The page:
The Hacking of the American Mind: The Science Behind the Corporate Takeover of Our Bodies and Brains
© 2017 Robert Lustig
Robert Lustig is an endocrinologist who gained public recognition when he delivered a lecture entitled “Sugar: the Bitter Truth”, which exposed the opioid-like effects of sugar, its saturation in the American diet, and how fructose in action resembles a toxin. I don’t remember how the timing of my watching that worked with my switching to a low-processed foods diet and subsequently losing nearly two hundred pounds, but in my subsequent health reading to understand my experiences, I began learning about metabolic syndrome, insulin resistance, and other factors that connected to Lustig’s arguments perfectly. His The Hacking of the American Mind continues his campaign against the ubiquity and deleterious effects of sugar, but broadens it to a general attack on how corporate America (except for the medical and pharmaceutical giants who only want us to be healthy, naturally) conflate pleasure and happiness, using brain chemistry to addict us to the pursuit of their products, despite the attending health costs of depression, obesity, etc. Hacking is at once wholly promising and disappointing: promising because of the importance and ambition of its subject, and disappointing for the breezy and casual style in which it is treated.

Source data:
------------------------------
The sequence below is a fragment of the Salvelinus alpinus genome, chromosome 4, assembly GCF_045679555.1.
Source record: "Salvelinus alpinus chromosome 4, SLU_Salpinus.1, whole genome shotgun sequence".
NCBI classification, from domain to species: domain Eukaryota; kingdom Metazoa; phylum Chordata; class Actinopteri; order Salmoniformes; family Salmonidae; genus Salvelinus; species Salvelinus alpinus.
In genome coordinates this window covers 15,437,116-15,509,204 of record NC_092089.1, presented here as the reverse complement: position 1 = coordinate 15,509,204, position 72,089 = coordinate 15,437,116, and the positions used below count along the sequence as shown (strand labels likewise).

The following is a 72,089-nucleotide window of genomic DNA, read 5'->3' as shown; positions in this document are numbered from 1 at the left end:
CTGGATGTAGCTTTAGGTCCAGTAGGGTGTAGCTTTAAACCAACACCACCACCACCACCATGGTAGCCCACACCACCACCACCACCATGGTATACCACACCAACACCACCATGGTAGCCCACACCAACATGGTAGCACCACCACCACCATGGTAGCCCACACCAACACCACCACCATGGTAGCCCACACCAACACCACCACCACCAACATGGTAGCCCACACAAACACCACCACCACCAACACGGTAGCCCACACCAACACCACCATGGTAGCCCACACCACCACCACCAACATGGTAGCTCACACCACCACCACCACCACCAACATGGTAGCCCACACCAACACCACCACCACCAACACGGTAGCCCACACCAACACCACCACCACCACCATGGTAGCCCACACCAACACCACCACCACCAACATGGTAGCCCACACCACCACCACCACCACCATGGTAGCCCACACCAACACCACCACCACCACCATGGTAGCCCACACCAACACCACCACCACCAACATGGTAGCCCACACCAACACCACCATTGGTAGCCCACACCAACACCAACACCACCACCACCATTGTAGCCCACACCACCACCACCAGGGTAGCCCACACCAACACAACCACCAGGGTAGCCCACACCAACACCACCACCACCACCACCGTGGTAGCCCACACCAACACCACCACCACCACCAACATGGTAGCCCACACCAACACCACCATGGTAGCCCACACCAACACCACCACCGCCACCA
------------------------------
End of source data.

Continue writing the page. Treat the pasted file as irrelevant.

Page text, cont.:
Lustig opens by differentiating between pleasure and lasting happiness, first drawing on the observations of philosophers before switching to his own specialty. Although wisdom traditions across the world have recognized the futility of pursuing pleasure to achieve happiness (even the Epicureans, who defined pleasure as the only good, nonetheless promoted voluntary simplicity to avoid the hedonic treadmill trap), Lustig argues that we now know the neurology underlying the pleasure/happiness distinction. One is derived wholly from dopamine, and the other from serotonin. Although dopamine rushes can be intense, they are also short-lived and provide diminishing returns: to protect the participating neural connections, the body downregulates their sensitivity. The result is that people who want to replicate the same high have to indulge in the originating behavior all the more, creating a cycle of addiction and depression. Anything that triggers dopamine rushes can thus become addictive: food, sex, gambling, video games, etc — and if it’s actively promoted through advertising, dopamine rewards are involved. This has become a progressive problem in industrialized nations, because dopamine triggers are increasingly cheap to come by, allowing people to self-sabotage their mental health in the pursuit of pleasure – and physical health problems quickly follow. This is especially the case with Lustig’s bête noire, sugar: here he recapitulates his argument against sugar, especially fructose. Although Lustig addresses other common sources of addiction and misery, particularly smartphone usage and opiods, he returns to sugar repeatedly: this is understandable given Lustig’s profession, how destructive fructose is to insulin regulation, and how ubiquitous sugar is in the American food supply. As Michael Moss documented in Salt, Sugar, Fat, sugar is abundant even in food products that aren’t ‘sweet’; it’s commonly used as a preservative and a bulkifier. Lustig’s prescription is to “connect, contribute, cope, and cook” — rapidly dialing down our consumption of social media, taking tech sabbaths and spending real time with in-the-flesh people, finding ways to volunteer and help in our local communities, and hitting multiple birds with one spatula by learning to cook. Not only will shifting to fresh foods eliminate much of the processed rubbish from our diets, but it’s a technical skill that delivers satisfaction and is a convenient way to bring people together. Few things rival the company of good friends around a dinner table, that’s for certain.